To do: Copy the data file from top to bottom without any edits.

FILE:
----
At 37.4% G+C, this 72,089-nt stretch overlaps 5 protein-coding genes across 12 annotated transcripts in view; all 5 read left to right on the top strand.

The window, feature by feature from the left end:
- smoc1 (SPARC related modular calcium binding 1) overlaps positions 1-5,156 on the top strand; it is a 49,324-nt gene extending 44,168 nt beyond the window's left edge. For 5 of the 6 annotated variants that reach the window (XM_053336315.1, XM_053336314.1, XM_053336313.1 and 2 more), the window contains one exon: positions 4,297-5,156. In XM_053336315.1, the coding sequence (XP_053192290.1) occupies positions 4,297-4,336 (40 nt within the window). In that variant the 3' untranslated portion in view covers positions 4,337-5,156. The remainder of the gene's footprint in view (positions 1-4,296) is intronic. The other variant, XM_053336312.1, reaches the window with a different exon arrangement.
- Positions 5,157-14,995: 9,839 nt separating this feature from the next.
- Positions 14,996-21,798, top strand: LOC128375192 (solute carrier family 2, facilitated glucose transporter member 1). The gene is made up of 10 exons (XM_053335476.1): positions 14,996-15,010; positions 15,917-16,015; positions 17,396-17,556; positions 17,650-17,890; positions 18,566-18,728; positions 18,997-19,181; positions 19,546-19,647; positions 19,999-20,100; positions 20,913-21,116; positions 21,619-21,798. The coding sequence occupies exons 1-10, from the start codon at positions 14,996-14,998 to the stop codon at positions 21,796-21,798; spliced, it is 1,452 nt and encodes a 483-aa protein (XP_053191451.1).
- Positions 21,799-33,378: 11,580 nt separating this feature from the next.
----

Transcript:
At 37.4% G+C, this 72,089-nt stretch overlaps 5 protein-coding genes across 12 annotated transcripts in view; all 5 read left to right on the top strand.

The window, feature by feature from the left end:
- smoc1 (SPARC related modular calcium binding 1) overlaps positions 1-5,156 on the top strand; it is a 49,324-nt gene extending 44,168 nt beyond the window's left edge. For 5 of the 6 annotated variants that reach the window (XM_053336315.1, XM_053336314.1, XM_053336313.1 and 2 more), the window contains one exon: positions 4,297-5,156. In XM_053336315.1, the coding sequence (XP_053192290.1) occupies positions 4,297-4,336 (40 nt within the window). In that variant the 3' untranslated portion in view covers positions 4,337-5,156. The remainder of the gene's footprint in view (positions 1-4,296) is intronic. The other variant, XM_053336312.1, reaches the window with a different exon arrangement.
- Positions 5,157-14,995: 9,839 nt separating this feature from the next.
- Positions 14,996-21,798, top strand: LOC128375192 (solute carrier family 2, facilitated glucose transporter member 1). The gene is made up of 10 exons (XM_053335476.1): positions 14,996-15,010; positions 15,917-16,015; positions 17,396-17,556; positions 17,650-17,890; positions 18,566-18,728; positions 18,997-19,181; positions 19,546-19,647; positions 19,999-20,100; positions 20,913-21,116; positions 21,619-21,798. The coding sequence occupies exons 1-10, from the start codon at positions 14,996-14,998 to the stop codon at positions 21,796-21,798; spliced, it is 1,452 nt and encodes a 483-aa protein (XP_053191451.1).
- Positions 21,799-33,378: 11,580 nt separating this feature from the next.